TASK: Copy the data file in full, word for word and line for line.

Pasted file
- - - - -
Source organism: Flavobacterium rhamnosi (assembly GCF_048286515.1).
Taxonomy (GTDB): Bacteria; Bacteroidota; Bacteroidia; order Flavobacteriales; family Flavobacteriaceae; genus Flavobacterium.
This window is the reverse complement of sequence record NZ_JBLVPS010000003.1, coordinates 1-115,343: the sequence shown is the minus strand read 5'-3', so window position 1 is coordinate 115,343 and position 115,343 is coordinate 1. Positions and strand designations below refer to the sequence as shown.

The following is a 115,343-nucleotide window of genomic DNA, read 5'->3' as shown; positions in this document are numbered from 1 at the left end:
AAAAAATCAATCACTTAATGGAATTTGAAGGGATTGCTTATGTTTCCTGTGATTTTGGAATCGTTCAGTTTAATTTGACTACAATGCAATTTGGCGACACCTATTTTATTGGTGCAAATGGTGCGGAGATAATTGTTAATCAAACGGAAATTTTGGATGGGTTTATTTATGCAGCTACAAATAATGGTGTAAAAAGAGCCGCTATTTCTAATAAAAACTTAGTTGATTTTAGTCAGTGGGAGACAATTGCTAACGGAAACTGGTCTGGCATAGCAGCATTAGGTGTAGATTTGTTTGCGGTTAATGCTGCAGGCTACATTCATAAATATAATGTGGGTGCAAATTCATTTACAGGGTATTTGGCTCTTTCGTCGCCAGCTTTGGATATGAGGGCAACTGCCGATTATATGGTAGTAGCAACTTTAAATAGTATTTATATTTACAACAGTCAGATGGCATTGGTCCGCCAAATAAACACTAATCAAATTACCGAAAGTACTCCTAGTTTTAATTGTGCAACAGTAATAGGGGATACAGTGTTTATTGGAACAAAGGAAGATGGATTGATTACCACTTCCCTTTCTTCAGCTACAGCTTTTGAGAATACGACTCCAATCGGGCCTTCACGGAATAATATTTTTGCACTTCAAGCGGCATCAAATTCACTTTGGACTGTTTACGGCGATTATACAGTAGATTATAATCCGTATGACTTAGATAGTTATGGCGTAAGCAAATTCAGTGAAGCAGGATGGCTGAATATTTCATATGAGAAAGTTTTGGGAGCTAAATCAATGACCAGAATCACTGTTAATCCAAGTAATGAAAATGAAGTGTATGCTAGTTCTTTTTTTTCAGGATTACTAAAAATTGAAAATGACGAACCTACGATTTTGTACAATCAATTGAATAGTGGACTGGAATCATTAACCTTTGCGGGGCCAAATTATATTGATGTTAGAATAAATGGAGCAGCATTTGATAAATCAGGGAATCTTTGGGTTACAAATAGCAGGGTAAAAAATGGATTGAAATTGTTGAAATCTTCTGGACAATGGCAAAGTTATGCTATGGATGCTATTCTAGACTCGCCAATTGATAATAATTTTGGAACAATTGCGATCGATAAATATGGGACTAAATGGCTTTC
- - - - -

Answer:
Source organism: Flavobacterium rhamnosi (assembly GCF_048286515.1).
Taxonomy (GTDB): Bacteria; Bacteroidota; Bacteroidia; order Flavobacteriales; family Flavobacteriaceae; genus Flavobacterium.
This window is the reverse complement of sequence record NZ_JBLVPS010000003.1, coordinates 1-115,343: the sequence shown is the minus strand read 5'-3', so window position 1 is coordinate 115,343 and position 115,343 is coordinate 1. Positions and strand designations below refer to the sequence as shown.

The following is a 115,343-nucleotide window of genomic DNA, read 5'->3' as shown; positions in this document are numbered from 1 at the left end:
AAAAAATCAATCACTTAATGGAATTTGAAGGGATTGCTTATGTTTCCTGTGATTTTGGAATCGTTCAGTTTAATTTGACTACAATGCAATTTGGCGACACCTATTTTATTGGTGCAAATGGTGCGGAGATAATTGTTAATCAAACGGAAATTTTGGATGGGTTTATTTATGCAGCTACAAATAATGGTGTAAAAAGAGCCGCTATTTCTAATAAAAACTTAGTTGATTTTAGTCAGTGGGAGACAATTGCTAACGGAAACTGGTCTGGCATAGCAGCATTAGGTGTAGATTTGTTTGCGGTTAATGCTGCAGGCTACATTCATAAATATAATGTGGGTGCAAATTCATTTACAGGGTATTTGGCTCTTTCGTCGCCAGCTTTGGATATGAGGGCAACTGCCGATTATATGGTAGTAGCAACTTTAAATAGTATTTATATTTACAACAGTCAGATGGCATTGGTCCGCCAAATAAACACTAATCAAATTACCGAAAGTACTCCTAGTTTTAATTGTGCAACAGTAATAGGGGATACAGTGTTTATTGGAACAAAGGAAGATGGATTGATTACCACTTCCCTTTCTTCAGCTACAGCTTTTGAGAATACGACTCCAATCGGGCCTTCACGGAATAATATTTTTGCACTTCAAGCGGCATCAAATTCACTTTGGACTGTTTACGGCGATTATACAGTAGATTATAATCCGTATGACTTAGATAGTTATGGCGTAAGCAAATTCAGTGAAGCAGGATGGCTGAATATTTCATATGAGAAAGTTTTGGGAGCTAAATCAATGACCAGAATCACTGTTAATCCAAGTAATGAAAATGAAGTGTATGCTAGTTCTTTTTTTTCAGGATTACTAAAAATTGAAAATGACGAACCTACGATTTTGTACAATCAATTGAATAGTGGACTGGAATCATTAACCTTTGCGGGGCCAAATTATATTGATGTTAGAATAAATGGAGCAGCATTTGATAAATCAGGGAATCTTTGGGTTACAAATAGCAGGGTAAAAAATGGATTGAAATTGTTGAAATCTTCTGGACAATGGCAAAGTTATGCTATGGATGCTATTCTAGACTCGCCAATTGATAATAATTTTGGAACAATTGCGATCGATAAATATGGGACTAAATGGCTTTC